Thursday, February 9, 2012

Is it responsible to bring a child into this world?

I'm working to resolve my pregnancy ambivalency. On the one hand, it's a wonderful, exciting, and beautiful gift to grow a new life within my own body. On the other hand, I'm concerned about what happens to that new life once he's born. What kind of future is he being born into? Is it responsible to bring a child into this world?

One of my serious reservations about bringing more children into the world is my awareness of the unsustainability of the American lifestyle and the effect that over-population and resource depletion is having on the planet.

I worked for nearly 7 years with inner-city kids. They amazed me very day, and broke my heart every day. I knew that for some, the meals we gave them were the only meals they'd have that day. I knew that for others, the attention we gave them was the only healthy adult interaction they had. I saw desperate parents working two and three jobs, single mothers going to school to try to provide better lives for their children, and, yes, I saw the crack-addicted parents, and the pimps and exploited women, and the drug-dealing teen gangers. It broke my heart, knowing what my kids went home to every night. And it gave me hope, seeing how much those children wanted to thrive, how hard some of them worked at school, and how readily they responded to positive feedback and influences. Many of my kids finished high school. Some died before they were 18 due to accidents, neglect, and violence. Some went on to college and climbed out of the ghetto. Some ended up as parents before their mid-teens.

Scarcity of resources and opportunity had a lot to do with the conditions in that inner-city --  has a lot to do with what is going on in the world today. As more and more people in developing countries come to enjoy non-subsistence lifestyles, the pressure on the planet grows. And I'm not just talking about things like scarcity of food and water and energy sources. I'm talking about things like the acidification of the oceans.

Ocean acidification is a serious problem no one seems to know about. Current pH levels are already interfering with the ability of corals and mollusks and crustaceans to calcify -- ie, to generate their shells and exoskeletons. It is quite possible that shellfish could become extinct in my son's lifetime -- or at least so rare that they're no longer a foodstuff. Which affects the entire food-chain in unimaginable ways. Humans have used the oceans for waste disposal and now the huge amounts of CO2 that the oceans are absorbing are affecting the basic chemistry of life in those oceans. Combine that with rising temperatures and we're sitting on a time-bomb -- and passing it like a hot-potato down the line for later generations to deal with.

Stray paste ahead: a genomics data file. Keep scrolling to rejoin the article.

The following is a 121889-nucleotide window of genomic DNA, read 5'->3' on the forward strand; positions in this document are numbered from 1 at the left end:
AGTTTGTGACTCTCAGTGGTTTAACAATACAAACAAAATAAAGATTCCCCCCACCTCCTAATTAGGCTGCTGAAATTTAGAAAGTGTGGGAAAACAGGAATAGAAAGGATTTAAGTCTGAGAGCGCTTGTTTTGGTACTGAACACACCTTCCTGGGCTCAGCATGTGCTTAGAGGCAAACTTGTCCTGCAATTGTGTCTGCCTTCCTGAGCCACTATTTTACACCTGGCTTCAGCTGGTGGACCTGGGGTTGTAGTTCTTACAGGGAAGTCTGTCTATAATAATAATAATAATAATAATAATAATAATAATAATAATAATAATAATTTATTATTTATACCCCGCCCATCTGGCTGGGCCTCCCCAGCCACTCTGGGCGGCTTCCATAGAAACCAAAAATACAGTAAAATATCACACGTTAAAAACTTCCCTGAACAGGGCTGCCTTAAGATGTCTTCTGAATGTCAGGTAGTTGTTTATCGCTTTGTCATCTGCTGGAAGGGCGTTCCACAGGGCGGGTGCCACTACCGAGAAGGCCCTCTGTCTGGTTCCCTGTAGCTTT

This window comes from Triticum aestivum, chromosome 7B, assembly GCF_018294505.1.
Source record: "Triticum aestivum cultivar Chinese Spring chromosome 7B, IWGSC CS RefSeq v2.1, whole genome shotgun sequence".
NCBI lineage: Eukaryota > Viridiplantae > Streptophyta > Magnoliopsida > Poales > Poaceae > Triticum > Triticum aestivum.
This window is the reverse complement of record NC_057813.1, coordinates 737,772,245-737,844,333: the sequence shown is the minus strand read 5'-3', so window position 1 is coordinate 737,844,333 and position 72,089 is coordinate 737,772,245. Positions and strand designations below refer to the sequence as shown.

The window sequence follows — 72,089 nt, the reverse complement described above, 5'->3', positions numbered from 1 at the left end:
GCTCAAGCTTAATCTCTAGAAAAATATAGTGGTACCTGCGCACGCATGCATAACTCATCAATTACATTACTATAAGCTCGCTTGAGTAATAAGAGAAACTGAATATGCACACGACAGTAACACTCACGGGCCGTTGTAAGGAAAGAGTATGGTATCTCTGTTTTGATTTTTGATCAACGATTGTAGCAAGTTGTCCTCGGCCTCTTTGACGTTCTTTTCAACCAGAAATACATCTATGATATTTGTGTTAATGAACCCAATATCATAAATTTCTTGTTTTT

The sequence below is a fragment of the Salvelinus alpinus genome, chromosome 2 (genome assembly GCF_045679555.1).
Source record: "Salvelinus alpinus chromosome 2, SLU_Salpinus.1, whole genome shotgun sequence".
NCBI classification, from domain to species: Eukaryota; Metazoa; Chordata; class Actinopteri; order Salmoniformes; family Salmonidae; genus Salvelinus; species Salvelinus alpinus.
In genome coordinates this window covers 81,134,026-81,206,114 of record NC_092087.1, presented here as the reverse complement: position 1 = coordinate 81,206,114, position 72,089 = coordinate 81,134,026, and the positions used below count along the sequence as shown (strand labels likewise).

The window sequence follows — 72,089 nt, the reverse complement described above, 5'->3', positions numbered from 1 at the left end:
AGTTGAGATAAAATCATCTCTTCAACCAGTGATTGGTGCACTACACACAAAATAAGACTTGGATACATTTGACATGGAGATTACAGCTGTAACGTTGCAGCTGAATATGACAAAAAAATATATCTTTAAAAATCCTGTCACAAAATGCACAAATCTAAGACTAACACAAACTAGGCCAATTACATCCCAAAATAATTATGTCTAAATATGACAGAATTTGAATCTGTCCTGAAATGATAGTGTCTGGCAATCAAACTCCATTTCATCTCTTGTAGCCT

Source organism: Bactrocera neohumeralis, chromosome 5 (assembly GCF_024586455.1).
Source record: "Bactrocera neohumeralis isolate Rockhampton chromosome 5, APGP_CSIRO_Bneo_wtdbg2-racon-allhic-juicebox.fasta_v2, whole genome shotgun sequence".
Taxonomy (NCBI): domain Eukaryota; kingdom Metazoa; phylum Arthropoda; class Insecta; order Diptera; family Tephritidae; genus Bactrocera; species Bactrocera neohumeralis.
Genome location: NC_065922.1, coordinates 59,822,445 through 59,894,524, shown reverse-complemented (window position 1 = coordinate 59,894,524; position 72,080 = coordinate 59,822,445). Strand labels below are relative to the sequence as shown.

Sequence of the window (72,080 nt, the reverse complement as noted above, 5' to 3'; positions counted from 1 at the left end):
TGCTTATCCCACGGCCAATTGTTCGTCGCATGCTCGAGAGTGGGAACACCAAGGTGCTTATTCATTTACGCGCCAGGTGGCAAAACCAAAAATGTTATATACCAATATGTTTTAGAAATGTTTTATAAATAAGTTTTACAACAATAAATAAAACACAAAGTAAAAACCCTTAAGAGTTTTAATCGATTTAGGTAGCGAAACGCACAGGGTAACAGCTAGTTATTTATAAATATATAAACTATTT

The breakdown of social systems and social responsibility, the breakdown of families and communities, also have a lot to do with the conditions in the inner-city, and the problems in the world today.  With the scarcity and hoarding of resources, people and corporations become numb to social ramifications. We become concerned not just with having enough to meet our needs, but more than enough. We want excess. We become obsessed with ourselves and our needs and put them before the needs of our families, communities, and society at large. People not "us" become "other." We dehumanize them so we can see them as little more than bothersome competitors for the better things in life, or worse, tools to be exploited in pursuit of the better things in life. And when enough people do that, we experience what is known as The Tragedy of the Commons. Not to mention wars and human rights violations and famines.

I'm an optimist and a pragmatist, and while I believe in the possibility that humanity will do what we need to do before it is too late, the pragmatist in me recognizes that we're already in a Global Tragedy of the Commons situation. And I'm knowingly bringing a child into this mess.

At this point, I'm choosing to be an optimist, and actively so. I'm re-committing myself to being a responsible consumer. Cloth diapers, not disposable. Recycling and re-purposing. Growing more of my own food. Using renewable, clean energy. Sharing with neighbors. Walking more and driving less.

If I don't, the future just seems too grim, especially for my unborn son, and I'd feel wrong about my decision to bring him into the world.

1 comment:

  1. I struggled with this same concern before becoming a parent myself. I was already explicitly anti-population, but married to someone who *really* wanted a child. So I had to reconcile those two disparate demands somehow.

    What occurred to me was that my child could be part of the solution... That I could educate and raise my child with an awareness of problems like those you mentioned, and inspire her to tackle them herself. And that I could show her how to build community and cause change even on the large scale needed for some of those. And having realized that, I felt much better about my choice of bringing a new human being into this situation.


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